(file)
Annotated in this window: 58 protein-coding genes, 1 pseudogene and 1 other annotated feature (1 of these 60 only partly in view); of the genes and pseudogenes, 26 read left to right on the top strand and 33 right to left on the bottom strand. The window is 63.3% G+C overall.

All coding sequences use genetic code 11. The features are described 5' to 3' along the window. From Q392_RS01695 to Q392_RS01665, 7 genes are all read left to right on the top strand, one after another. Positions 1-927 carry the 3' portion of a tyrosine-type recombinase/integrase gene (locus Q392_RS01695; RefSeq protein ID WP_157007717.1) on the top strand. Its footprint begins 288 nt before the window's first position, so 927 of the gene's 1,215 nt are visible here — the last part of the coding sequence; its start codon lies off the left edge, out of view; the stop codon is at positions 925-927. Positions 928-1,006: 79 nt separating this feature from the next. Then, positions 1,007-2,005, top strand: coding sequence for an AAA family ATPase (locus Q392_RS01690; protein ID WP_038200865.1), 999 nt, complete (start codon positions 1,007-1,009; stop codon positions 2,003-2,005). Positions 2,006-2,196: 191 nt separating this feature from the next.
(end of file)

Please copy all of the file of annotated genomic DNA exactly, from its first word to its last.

Annotated in this window: 58 protein-coding genes, 1 pseudogene and 1 other annotated feature (1 of these 60 only partly in view); of the genes and pseudogenes, 26 read left to right on the top strand and 33 right to left on the bottom strand. The window is 63.3% G+C overall.

All coding sequences use genetic code 11. The features are described 5' to 3' along the window. From Q392_RS01695 to Q392_RS01665, 7 genes are all read left to right on the top strand, one after another. Positions 1-927 carry the 3' portion of a tyrosine-type recombinase/integrase gene (locus Q392_RS01695; RefSeq protein ID WP_157007717.1) on the top strand. Its footprint begins 288 nt before the window's first position, so 927 of the gene's 1,215 nt are visible here — the last part of the coding sequence; its start codon lies off the left edge, out of view; the stop codon is at positions 925-927. Positions 928-1,006: 79 nt separating this feature from the next. Then, positions 1,007-2,005, top strand: coding sequence for an AAA family ATPase (locus Q392_RS01690; protein ID WP_038200865.1), 999 nt, complete (start codon positions 1,007-1,009; stop codon positions 2,003-2,005). Positions 2,006-2,196: 191 nt separating this feature from the next.